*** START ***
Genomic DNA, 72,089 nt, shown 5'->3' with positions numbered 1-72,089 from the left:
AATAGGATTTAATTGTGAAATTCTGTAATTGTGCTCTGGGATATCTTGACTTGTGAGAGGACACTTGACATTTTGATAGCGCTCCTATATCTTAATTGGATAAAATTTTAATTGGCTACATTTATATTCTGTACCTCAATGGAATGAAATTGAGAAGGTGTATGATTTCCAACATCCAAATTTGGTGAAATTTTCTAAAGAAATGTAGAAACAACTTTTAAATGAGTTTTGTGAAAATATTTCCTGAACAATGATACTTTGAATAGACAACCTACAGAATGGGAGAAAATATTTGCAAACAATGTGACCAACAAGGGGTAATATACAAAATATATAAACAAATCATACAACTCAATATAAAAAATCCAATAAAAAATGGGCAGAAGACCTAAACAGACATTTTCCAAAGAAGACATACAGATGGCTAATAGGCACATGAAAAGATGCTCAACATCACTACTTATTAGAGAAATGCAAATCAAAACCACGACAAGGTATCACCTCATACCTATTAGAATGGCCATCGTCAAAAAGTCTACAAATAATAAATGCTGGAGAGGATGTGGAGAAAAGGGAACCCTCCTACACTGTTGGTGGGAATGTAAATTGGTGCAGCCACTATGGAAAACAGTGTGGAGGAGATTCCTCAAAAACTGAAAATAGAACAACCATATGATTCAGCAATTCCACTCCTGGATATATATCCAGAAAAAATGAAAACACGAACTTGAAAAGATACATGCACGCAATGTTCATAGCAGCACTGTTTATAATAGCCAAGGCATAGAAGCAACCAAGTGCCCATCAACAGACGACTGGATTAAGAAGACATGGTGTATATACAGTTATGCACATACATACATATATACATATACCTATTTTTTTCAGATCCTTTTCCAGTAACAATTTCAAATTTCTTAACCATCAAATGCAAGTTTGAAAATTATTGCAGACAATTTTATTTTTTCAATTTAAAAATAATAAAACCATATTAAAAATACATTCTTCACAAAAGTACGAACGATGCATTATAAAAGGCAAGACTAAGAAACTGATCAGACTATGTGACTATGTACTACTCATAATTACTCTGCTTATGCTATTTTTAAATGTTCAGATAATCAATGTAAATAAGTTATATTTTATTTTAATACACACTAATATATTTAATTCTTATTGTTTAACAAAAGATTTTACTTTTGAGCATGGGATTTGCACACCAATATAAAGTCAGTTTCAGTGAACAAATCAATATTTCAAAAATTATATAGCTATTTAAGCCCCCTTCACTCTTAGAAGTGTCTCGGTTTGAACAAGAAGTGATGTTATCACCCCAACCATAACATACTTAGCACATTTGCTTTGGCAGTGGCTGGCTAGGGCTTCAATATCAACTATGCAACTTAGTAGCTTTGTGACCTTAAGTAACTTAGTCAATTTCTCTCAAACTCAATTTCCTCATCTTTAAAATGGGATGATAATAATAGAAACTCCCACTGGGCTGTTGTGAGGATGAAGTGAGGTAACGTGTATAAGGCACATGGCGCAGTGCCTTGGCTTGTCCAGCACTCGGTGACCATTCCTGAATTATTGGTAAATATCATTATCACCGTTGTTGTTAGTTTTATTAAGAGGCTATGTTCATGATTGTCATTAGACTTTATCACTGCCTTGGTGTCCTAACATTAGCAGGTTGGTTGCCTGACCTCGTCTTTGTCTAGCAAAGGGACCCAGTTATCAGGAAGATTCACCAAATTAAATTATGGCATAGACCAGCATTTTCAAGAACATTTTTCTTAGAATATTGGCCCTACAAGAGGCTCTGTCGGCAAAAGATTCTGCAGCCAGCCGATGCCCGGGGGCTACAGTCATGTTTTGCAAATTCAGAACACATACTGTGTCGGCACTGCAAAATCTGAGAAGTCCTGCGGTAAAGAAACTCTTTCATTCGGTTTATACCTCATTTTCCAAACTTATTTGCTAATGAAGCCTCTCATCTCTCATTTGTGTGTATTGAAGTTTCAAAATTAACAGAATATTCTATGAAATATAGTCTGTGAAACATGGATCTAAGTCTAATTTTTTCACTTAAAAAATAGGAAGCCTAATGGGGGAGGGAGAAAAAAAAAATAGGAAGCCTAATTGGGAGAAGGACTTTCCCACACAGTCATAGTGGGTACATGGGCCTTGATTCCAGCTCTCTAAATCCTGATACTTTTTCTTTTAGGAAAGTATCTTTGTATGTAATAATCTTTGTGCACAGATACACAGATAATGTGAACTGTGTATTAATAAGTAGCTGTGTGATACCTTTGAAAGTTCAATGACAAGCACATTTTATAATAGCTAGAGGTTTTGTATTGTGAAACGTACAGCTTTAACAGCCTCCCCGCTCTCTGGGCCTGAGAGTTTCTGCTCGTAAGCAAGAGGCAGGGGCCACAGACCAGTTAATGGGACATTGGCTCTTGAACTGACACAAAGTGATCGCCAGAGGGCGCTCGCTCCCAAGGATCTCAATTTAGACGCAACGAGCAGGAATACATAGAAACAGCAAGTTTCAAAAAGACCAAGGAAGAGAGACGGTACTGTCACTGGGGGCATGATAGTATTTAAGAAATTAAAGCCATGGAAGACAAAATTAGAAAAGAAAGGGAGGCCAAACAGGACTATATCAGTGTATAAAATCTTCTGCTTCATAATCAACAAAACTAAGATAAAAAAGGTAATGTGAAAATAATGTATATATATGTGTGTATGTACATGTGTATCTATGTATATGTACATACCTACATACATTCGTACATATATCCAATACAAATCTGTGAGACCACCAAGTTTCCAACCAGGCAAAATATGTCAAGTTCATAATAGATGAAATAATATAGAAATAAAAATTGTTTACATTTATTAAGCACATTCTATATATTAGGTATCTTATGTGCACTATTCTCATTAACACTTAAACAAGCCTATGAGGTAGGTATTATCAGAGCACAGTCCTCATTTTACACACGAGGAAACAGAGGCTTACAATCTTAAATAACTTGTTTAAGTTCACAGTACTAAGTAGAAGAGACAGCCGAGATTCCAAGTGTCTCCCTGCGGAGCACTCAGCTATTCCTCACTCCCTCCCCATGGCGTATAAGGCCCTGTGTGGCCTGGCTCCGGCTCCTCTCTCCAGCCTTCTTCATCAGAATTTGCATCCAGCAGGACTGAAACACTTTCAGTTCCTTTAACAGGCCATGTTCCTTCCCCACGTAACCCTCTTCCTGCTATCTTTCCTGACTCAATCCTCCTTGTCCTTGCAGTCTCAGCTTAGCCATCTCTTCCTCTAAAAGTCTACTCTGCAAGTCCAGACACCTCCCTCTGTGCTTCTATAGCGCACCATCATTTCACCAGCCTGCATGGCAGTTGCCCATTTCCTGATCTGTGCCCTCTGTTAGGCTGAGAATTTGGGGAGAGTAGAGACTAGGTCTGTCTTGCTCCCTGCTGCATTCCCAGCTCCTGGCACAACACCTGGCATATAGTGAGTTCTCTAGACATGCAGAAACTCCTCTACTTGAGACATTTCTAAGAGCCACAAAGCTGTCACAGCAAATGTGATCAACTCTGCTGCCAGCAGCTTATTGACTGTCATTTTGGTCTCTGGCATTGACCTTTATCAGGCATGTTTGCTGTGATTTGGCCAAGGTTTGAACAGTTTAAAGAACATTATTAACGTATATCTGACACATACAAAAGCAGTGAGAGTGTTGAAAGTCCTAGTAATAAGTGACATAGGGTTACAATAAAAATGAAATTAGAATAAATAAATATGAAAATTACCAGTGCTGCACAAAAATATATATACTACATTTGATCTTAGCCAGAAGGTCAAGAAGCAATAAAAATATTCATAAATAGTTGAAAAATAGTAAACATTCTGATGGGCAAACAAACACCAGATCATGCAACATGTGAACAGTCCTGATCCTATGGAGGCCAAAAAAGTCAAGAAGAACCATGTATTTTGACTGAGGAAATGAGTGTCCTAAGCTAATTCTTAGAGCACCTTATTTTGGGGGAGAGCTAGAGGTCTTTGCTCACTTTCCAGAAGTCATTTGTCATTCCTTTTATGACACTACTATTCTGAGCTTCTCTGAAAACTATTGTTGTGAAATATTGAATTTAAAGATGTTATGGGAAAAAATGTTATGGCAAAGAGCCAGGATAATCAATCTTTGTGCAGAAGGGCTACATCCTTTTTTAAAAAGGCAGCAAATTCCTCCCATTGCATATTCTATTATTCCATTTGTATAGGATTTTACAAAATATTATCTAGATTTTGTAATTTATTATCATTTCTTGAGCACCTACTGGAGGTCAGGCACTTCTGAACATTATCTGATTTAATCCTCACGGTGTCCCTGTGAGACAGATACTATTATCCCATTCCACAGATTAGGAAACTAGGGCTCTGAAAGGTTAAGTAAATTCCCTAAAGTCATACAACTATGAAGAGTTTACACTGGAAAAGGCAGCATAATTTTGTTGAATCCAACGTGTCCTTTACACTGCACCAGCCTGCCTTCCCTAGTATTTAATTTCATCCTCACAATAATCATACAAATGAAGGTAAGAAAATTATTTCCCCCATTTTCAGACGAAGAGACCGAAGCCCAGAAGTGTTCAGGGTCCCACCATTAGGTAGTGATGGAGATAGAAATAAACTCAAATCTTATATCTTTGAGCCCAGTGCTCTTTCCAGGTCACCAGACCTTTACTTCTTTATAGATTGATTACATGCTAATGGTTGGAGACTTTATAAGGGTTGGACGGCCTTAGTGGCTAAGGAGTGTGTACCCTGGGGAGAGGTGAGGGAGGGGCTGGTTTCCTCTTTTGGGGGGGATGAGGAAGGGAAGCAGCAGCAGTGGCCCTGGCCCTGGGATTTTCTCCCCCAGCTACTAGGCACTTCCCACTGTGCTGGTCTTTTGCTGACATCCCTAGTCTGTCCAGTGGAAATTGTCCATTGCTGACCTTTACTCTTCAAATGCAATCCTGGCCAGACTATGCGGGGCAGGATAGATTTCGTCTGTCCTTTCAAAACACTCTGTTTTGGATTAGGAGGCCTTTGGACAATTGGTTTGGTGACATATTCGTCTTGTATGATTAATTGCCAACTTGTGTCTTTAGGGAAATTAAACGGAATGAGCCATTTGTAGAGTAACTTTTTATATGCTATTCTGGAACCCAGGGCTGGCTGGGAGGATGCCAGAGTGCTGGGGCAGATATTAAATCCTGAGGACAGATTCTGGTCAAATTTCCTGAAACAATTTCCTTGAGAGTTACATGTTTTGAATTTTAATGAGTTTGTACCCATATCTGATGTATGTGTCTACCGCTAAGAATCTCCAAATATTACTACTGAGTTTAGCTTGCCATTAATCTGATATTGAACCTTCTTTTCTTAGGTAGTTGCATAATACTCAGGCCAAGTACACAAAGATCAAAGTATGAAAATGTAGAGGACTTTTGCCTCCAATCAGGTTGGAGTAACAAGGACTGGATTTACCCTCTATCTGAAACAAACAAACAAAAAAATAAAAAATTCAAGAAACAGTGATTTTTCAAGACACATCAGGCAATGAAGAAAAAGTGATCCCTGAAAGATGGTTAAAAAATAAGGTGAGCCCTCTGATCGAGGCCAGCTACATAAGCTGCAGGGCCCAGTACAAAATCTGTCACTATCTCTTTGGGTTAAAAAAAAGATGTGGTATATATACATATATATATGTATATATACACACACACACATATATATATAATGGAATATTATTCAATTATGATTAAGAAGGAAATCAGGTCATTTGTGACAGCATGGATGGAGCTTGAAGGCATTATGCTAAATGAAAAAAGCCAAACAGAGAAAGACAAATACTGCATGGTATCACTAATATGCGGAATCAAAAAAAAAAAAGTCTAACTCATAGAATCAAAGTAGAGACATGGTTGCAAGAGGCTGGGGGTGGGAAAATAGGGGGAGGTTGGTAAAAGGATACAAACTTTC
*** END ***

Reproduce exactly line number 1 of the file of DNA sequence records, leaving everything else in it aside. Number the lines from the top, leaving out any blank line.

Genomic DNA, 72,089 nt, shown 5'->3' with positions numbered 1-72,089 from the left: